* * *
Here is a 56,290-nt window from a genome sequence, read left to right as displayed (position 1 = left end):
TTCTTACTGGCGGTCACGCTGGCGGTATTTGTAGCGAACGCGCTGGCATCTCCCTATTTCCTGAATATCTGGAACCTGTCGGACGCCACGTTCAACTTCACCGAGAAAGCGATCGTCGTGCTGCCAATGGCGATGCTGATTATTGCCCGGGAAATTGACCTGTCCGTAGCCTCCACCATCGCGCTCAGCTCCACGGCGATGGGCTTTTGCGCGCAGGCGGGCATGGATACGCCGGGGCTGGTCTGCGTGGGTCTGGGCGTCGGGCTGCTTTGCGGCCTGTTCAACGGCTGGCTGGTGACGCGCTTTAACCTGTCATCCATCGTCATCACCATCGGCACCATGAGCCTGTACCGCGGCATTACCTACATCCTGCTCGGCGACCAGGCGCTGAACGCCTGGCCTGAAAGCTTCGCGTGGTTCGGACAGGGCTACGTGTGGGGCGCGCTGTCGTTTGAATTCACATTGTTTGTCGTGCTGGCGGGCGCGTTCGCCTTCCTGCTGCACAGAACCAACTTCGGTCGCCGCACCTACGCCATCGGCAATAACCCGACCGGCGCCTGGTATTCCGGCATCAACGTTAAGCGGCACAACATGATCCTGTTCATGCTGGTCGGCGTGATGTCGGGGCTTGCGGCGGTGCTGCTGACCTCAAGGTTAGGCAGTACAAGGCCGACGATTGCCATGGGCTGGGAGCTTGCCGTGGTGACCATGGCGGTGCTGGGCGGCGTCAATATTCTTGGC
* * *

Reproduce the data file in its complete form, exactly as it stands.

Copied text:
Here is a 56,290-nt window from a genome sequence, read left to right as displayed (position 1 = left end):
TTCTTACTGGCGGTCACGCTGGCGGTATTTGTAGCGAACGCGCTGGCATCTCCCTATTTCCTGAATATCTGGAACCTGTCGGACGCCACGTTCAACTTCACCGAGAAAGCGATCGTCGTGCTGCCAATGGCGATGCTGATTATTGCCCGGGAAATTGACCTGTCCGTAGCCTCCACCATCGCGCTCAGCTCCACGGCGATGGGCTTTTGCGCGCAGGCGGGCATGGATACGCCGGGGCTGGTCTGCGTGGGTCTGGGCGTCGGGCTGCTTTGCGGCCTGTTCAACGGCTGGCTGGTGACGCGCTTTAACCTGTCATCCATCGTCATCACCATCGGCACCATGAGCCTGTACCGCGGCATTACCTACATCCTGCTCGGCGACCAGGCGCTGAACGCCTGGCCTGAAAGCTTCGCGTGGTTCGGACAGGGCTACGTGTGGGGCGCGCTGTCGTTTGAATTCACATTGTTTGTCGTGCTGGCGGGCGCGTTCGCCTTCCTGCTGCACAGAACCAACTTCGGTCGCCGCACCTACGCCATCGGCAATAACCCGACCGGCGCCTGGTATTCCGGCATCAACGTTAAGCGGCACAACATGATCCTGTTCATGCTGGTCGGCGTGATGTCGGGGCTTGCGGCGGTGCTGCTGACCTCAAGGTTAGGCAGTACAAGGCCGACGATTGCCATGGGCTGGGAGCTTGCCGTGGTGACCATGGCGGTGCTGGGCGGCGTCAATATTCTTGGC